I have told this particular gate-keeper that if the person they are gossiping about wanted me to know what was going on, they would call and tell me themselves (surprise! They haven't!).  This side of my extended family and my immediate family all live in different states; however, this family was my only connection as a child to cousins who I spent time with every summer of my childhood.

As adults, we have all gone our separate ways and I can count on one hand the number of times this family has come to Ohio in the last 35 years.  On the other hand, my family has made an effort to visit (or attempt a plan to visit) them in their home state on quite a few occasions.  

I recognized at some point that there had almost never been independent contact with my family (I define my family as contact with me, my husband or my children – one of whom is an adult).  In fact, our adult son has no memories whatsoever of this family because of this inherent distance (physical as well as psychological).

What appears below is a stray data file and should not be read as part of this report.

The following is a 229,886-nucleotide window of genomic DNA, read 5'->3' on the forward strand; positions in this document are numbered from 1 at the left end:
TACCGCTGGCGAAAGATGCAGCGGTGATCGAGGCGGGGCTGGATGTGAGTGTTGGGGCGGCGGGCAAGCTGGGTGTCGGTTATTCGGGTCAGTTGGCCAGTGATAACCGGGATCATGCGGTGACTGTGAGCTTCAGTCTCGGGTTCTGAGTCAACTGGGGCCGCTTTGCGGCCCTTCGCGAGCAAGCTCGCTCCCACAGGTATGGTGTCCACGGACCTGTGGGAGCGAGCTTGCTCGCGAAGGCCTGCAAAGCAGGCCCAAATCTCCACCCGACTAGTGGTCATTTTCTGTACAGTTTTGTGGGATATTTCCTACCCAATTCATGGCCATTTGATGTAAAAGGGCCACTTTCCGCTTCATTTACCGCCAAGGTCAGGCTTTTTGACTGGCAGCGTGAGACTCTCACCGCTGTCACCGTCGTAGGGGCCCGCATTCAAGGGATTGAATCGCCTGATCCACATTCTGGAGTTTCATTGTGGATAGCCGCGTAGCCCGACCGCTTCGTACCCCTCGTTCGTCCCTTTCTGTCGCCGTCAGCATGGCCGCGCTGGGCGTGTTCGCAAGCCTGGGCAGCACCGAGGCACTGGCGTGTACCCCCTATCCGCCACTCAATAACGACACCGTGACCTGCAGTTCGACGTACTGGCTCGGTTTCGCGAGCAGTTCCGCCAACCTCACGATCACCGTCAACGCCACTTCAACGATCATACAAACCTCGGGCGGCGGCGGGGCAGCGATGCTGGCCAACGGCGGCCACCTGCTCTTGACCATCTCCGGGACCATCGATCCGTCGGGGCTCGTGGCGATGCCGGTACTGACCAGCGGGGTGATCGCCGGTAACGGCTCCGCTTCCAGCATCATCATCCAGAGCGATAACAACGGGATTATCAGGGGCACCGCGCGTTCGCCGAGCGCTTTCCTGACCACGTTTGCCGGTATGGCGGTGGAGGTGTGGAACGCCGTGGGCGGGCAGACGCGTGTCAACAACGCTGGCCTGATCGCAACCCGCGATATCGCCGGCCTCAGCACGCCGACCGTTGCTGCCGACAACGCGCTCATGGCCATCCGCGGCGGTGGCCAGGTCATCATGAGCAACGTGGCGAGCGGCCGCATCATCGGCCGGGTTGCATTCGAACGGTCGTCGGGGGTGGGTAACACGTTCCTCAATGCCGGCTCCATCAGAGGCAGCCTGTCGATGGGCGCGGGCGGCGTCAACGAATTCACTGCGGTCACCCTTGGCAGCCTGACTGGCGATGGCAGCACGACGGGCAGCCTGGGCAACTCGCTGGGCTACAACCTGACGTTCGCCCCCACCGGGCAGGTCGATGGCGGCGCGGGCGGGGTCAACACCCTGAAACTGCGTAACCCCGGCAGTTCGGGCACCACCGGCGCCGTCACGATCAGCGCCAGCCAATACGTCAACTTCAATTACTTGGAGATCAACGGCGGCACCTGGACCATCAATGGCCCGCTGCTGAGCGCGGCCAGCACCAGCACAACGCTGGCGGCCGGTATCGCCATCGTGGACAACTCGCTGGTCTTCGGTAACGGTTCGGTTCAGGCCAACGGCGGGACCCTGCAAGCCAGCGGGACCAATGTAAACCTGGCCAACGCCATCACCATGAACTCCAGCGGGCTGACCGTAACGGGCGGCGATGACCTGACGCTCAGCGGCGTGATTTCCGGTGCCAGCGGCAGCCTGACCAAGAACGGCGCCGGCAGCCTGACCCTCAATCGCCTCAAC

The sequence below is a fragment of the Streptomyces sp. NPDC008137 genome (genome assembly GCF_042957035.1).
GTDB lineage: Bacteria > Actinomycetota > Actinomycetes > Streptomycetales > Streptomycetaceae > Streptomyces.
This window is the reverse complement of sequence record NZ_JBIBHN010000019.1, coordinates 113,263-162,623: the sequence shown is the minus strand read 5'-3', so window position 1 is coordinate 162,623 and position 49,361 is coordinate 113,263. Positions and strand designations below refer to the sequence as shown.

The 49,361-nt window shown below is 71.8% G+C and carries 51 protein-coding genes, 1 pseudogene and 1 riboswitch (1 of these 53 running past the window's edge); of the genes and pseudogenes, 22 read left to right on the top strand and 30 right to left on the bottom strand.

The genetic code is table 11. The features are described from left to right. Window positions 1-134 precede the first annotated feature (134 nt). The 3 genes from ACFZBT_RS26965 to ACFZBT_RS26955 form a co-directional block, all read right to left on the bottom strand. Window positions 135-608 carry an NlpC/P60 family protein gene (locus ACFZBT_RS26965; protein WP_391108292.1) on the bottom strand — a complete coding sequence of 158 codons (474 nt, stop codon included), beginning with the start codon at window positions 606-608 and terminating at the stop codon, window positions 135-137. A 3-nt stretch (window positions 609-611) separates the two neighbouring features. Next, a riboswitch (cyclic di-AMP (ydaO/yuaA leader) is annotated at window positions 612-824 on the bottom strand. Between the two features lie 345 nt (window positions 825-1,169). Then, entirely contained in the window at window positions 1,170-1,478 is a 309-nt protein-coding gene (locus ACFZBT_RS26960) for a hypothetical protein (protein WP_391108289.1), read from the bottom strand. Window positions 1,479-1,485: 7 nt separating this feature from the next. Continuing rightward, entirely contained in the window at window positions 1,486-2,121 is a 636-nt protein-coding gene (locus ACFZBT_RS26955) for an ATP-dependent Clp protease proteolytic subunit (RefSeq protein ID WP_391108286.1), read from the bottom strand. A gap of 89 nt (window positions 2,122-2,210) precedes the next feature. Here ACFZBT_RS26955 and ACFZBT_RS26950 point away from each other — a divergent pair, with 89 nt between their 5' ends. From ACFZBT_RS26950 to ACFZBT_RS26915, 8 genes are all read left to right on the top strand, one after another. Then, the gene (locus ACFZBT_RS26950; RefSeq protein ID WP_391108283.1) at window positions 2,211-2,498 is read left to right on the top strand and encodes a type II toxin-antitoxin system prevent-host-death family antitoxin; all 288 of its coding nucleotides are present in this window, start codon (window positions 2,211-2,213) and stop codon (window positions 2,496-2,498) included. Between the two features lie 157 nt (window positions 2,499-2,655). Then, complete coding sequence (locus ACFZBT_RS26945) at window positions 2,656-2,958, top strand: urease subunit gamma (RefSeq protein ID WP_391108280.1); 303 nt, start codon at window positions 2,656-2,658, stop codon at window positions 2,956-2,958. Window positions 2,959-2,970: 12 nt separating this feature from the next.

So, I have been thinking back to the last time I felt excluded and what I did to make myself feel better . . . . which then brought me to the recognition that on some level I have always felt excluded. Just like Ugly Betty, I have been existing in a world where my kind is rarely understood and appears different to others.  

There is always the thought in the back of my mind that I am being excluded because I am adopted and do not share blood with my extended adoptive family.  By the same token, I am aware that I have been excluded from my birth family because we don’t have shared experiences. Add family dynamics, generational secrets, envy, inheritances, etc. into the mix, and this exclusion may have almost nothing to do with me (or you!) individually.